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Abstract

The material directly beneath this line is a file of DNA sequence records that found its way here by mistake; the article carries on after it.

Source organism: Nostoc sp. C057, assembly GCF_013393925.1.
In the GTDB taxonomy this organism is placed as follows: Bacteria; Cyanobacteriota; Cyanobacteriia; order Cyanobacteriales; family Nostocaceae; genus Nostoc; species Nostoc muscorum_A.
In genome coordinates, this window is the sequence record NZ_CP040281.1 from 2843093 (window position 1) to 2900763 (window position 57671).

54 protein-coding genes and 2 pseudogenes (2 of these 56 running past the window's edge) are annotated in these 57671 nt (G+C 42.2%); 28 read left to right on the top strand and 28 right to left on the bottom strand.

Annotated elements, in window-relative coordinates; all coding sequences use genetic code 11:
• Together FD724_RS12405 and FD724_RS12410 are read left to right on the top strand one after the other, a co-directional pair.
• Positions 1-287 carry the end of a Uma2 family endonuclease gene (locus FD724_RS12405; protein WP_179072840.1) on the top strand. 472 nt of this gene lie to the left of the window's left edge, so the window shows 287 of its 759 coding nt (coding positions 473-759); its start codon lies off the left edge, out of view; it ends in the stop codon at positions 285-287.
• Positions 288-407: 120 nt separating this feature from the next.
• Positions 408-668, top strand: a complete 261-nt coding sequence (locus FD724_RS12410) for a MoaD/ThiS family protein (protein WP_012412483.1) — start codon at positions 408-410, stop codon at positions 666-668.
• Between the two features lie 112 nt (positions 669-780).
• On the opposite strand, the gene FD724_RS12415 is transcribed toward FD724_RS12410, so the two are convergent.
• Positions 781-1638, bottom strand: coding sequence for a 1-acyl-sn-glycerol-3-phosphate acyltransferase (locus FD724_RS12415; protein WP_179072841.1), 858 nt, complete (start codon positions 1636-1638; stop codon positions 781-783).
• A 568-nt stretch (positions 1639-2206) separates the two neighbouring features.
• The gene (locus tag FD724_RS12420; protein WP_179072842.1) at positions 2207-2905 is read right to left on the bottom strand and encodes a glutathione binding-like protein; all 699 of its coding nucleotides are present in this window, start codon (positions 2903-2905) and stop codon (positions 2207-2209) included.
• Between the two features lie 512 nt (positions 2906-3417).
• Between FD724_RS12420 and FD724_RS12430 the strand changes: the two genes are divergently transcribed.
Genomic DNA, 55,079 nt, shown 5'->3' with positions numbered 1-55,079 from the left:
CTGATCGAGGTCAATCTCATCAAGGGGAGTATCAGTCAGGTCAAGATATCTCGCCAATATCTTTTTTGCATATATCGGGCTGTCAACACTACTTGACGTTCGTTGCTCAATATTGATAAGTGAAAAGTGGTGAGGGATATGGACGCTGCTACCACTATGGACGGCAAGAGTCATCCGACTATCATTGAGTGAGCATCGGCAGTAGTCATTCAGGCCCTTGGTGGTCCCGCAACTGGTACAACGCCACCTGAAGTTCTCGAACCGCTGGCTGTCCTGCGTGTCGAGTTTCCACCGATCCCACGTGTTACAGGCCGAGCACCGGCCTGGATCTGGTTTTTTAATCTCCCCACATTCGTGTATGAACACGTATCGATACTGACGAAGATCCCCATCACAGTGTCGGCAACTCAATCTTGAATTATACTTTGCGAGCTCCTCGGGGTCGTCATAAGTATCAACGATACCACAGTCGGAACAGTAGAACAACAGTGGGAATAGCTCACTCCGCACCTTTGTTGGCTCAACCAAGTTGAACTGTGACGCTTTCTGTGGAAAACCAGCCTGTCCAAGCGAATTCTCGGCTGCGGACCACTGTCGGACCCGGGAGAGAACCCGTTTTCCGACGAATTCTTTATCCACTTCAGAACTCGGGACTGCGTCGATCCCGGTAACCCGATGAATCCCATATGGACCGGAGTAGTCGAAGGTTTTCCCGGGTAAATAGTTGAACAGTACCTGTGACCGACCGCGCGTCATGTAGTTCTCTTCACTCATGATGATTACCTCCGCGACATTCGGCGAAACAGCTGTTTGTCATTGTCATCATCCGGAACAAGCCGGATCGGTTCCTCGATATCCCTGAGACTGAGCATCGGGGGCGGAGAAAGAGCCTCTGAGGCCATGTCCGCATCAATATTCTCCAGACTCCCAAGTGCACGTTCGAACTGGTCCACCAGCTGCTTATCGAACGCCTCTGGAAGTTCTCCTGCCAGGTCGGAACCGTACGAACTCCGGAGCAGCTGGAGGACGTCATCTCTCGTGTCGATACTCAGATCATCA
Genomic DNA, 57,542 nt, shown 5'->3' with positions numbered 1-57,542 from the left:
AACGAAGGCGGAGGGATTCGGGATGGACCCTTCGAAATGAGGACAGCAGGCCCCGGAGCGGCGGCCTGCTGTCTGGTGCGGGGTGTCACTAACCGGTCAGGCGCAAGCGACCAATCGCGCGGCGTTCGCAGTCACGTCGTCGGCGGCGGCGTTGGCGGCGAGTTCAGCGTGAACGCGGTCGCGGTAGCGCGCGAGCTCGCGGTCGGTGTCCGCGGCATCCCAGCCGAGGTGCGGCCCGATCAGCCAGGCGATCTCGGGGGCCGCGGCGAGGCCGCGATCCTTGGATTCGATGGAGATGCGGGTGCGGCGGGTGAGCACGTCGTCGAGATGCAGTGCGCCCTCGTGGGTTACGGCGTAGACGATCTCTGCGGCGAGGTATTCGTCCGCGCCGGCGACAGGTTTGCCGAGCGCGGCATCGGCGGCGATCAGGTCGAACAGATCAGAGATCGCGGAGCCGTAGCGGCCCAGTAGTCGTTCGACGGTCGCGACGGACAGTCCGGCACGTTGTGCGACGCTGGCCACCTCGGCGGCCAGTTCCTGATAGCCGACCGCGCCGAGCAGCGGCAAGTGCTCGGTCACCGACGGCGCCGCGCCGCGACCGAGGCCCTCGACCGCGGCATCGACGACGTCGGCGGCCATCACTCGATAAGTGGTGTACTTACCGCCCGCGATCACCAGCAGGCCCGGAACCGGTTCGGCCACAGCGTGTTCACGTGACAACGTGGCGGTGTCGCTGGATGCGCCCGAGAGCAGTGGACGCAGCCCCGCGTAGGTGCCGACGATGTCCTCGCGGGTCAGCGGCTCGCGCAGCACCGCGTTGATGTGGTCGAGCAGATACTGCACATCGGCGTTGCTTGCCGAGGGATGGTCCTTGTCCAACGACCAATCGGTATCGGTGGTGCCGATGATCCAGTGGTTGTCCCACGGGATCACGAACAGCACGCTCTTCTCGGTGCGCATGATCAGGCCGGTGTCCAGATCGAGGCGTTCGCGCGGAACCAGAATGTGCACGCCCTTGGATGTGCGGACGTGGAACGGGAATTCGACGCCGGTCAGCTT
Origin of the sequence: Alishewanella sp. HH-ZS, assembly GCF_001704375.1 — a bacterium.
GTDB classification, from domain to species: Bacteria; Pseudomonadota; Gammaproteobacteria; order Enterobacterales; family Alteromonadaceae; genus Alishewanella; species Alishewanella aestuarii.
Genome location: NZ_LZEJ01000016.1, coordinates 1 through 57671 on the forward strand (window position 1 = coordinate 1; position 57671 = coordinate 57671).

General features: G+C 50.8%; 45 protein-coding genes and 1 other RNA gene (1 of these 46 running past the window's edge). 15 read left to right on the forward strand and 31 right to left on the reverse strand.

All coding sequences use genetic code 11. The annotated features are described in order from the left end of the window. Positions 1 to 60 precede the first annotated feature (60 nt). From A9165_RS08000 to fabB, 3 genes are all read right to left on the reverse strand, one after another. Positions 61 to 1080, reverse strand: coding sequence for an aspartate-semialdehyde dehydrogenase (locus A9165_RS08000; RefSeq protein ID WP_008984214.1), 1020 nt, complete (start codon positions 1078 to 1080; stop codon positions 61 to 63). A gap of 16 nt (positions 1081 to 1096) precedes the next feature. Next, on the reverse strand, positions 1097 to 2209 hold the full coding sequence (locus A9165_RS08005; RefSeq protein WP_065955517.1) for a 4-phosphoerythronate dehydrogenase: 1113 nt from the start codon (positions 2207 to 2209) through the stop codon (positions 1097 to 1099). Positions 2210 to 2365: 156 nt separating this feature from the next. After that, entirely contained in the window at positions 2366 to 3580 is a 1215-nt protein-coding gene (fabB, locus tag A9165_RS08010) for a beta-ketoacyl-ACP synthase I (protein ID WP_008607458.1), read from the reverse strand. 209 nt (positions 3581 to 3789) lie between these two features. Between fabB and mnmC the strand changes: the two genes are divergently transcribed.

The passage and implementation of the No Child Left Behind Act (NCLB, 2001) ushered in a new era of educational accountability and school improvement. Schools are held accountable to meet adequate yearly progress that requires educators to closely monitor student performance on high-stake assessments. Further, NCLB significantly increases the pressure on states, districts and schools to collect, analyze and report data. Accountability demands are increasingly forcing school leaders to explore student-level data and to complete more sophisticated analyses. Data-driven decision-making (DDDM) has become an emerging field of practice for school leadership (Streifer, 2002) and a central focus of education policy and practice (Mandinach, Honey, & Light, 2006). Nationwide standards-based control and outcome-based funding have brought DDDM to the top of every principal's agenda (Leithwood, Aitken, & Jantzi, 2001).

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